NYC-based science writer Karen A. Frenkel reviews “Brain: The Inside Story” for the FPR.
Only 0.001 percent of all living, named species have brains and the potential for consciousness, says Rob DeSalle, co-curator of The American Museum of Natural History’s new exhibit, Brain: The Inside Story. Put another way, he says homo sapiens is the only species – 0.00001 percent of all species – that is conscious. The exhibit emphasizes that the human brain results from millions of years of evolution and also changes from moment to moment, as we experience our world. By showing visitors how the brain processes stimuli and engaging them with multi-media exhibits, artistic renderings, games, and just simple interesting information, DeSalle says he hopes to change their brains for the better.
The exhibit entrance immediately zaps your brain to attention with a spaghetti of wires that buzz and crackle with lines of light projected onto recycled wires meant to represent firing neurons and the brain’s connectivity. The sculpture, by Spanish artist Daniel Canogar, evokes the human brain’s 100 billion neurons and yet there’s an irony to it–we may be the planet’s smartest creatures, but we’re also the most wasteful.
You emerge from this spidery canopy to watch a video of a dancer auditioning for Juilliard. As she moves, the narrator describes the limbic system and how the brain integrates its specialized regions (which work somewhat independently) so that we can accomplish such feats of control and elegance. Parts of a 3-D model of the brain light up in correlation with the dancer’s movements to show that they are controlling motion.
A section on the senses comes next. Soon you arrive at an installation by artist Devorah Sperber, who uses spools of thread to play with perception. Here she’s arranged coils of color that, viewed through a lens, appear to be a matrix resembling Da Vinci’s Mona Lisa. Nearby is a plaster-of-Paris homunculus with features exaggerated in proportion to the number of senses we have. Its lips are plump and its fingertips swollen because they are especially sensitive to touch, whereas its eyes and ears are comparatively small. This simple sculpture was one of my favorites. Kids will love this, as did my inner child.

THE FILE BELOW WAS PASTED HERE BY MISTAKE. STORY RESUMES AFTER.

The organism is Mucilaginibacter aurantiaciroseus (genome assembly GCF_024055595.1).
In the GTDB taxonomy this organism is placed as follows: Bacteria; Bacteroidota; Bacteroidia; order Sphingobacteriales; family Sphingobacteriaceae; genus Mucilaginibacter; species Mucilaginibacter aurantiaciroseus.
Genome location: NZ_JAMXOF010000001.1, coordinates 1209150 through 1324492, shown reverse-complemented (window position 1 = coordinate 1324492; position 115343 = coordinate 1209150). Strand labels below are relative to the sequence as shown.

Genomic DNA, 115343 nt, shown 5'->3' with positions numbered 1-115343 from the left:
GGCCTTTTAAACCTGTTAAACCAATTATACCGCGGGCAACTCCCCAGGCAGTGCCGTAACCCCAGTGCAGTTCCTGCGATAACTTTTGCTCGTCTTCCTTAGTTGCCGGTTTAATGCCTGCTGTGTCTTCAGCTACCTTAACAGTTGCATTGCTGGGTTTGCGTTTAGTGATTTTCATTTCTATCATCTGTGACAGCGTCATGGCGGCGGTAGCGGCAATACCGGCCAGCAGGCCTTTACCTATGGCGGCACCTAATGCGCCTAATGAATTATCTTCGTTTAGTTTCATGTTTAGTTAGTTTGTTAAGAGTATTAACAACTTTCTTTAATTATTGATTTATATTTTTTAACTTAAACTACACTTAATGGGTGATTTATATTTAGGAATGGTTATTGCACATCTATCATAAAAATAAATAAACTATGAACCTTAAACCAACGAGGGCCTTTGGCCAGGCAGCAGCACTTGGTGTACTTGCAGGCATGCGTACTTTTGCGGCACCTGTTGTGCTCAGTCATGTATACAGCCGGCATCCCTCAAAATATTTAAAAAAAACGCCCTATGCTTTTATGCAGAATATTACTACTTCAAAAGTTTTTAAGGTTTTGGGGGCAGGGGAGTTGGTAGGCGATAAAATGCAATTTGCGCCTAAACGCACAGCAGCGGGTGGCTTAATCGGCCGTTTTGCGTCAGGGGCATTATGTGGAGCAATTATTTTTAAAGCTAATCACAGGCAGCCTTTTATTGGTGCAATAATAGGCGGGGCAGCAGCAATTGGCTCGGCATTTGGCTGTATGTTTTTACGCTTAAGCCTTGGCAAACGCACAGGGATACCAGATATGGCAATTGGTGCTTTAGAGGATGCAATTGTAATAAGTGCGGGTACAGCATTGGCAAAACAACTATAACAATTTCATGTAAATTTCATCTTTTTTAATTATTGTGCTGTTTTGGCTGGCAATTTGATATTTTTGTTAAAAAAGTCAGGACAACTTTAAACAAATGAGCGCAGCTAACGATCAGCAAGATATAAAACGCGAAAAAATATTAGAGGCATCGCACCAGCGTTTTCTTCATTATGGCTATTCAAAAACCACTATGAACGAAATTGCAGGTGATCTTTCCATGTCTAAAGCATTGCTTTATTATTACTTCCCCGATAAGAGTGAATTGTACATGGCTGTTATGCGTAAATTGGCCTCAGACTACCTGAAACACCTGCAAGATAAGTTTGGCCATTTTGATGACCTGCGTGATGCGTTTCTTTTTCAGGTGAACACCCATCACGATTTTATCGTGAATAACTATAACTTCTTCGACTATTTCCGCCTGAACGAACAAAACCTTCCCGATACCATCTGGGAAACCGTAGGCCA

Another installation demonstrated how our senses can be fooled by the power of suggestion. Under a speaker, at first you think you are hearing rain, but around the corner a diorama of fried bacon shows you that you were really listening to sizzling pork. The curators also inserted information about some rare diseases, like synesthesia, when a person “sees” a symphony. You listen to Alexander Scriaben’s music while looking at notes on a musical staff—the key of C is red, D yellow, F-sharp violet, and so on. Another clever depiction of how genes cause sensing neurons to communicate in unusual ways are two shapes, one spiky, 3-D, pronged star, and another with bulbous protrusions. When asked which might be named Kiki and Booba, 98 percent of people across different cultures assign the harsher sounding name with the sharp-edged shape and the softer name with the smoother shape, according to a famous experiment. During the next month mascot people will wear these shapes touring New York City, to get people thinking about their brains and direct them to the exhibit’s website and vote on their names (and of course publicize the show.)
My favorite part of the exhibit was the neuron gesture table. There I ran into a colleague and we spent about five minutes sliding our hands around and watching the system convert our digits into verisimilitudes of neurons. Their axons strove to connect with neighboring dendrites and create synapses . The table was mobbed.
But nearby were two huge, hanging axons and dendrites that my friend dubbed the “Las Vegas neurons.” We wondered why the makers had painted them a rusty brown and moved on quickly. But beyond octopus-like Vegas, we were rewarded with several excellent descriptions of how synapses work.
Here you can see a video about building the exhibit models:
We came upon a display about Darwin’s work on facial expressions, which addressed the question of whether they are unique to humans. (They are not.) Darwin realized that certain reactions that seem useless, like hair standing on end, can be explained by evolution. We gazed at a photo of a 19th century woman, who, for all her Victorian garb, seemed to snarl like a tiger.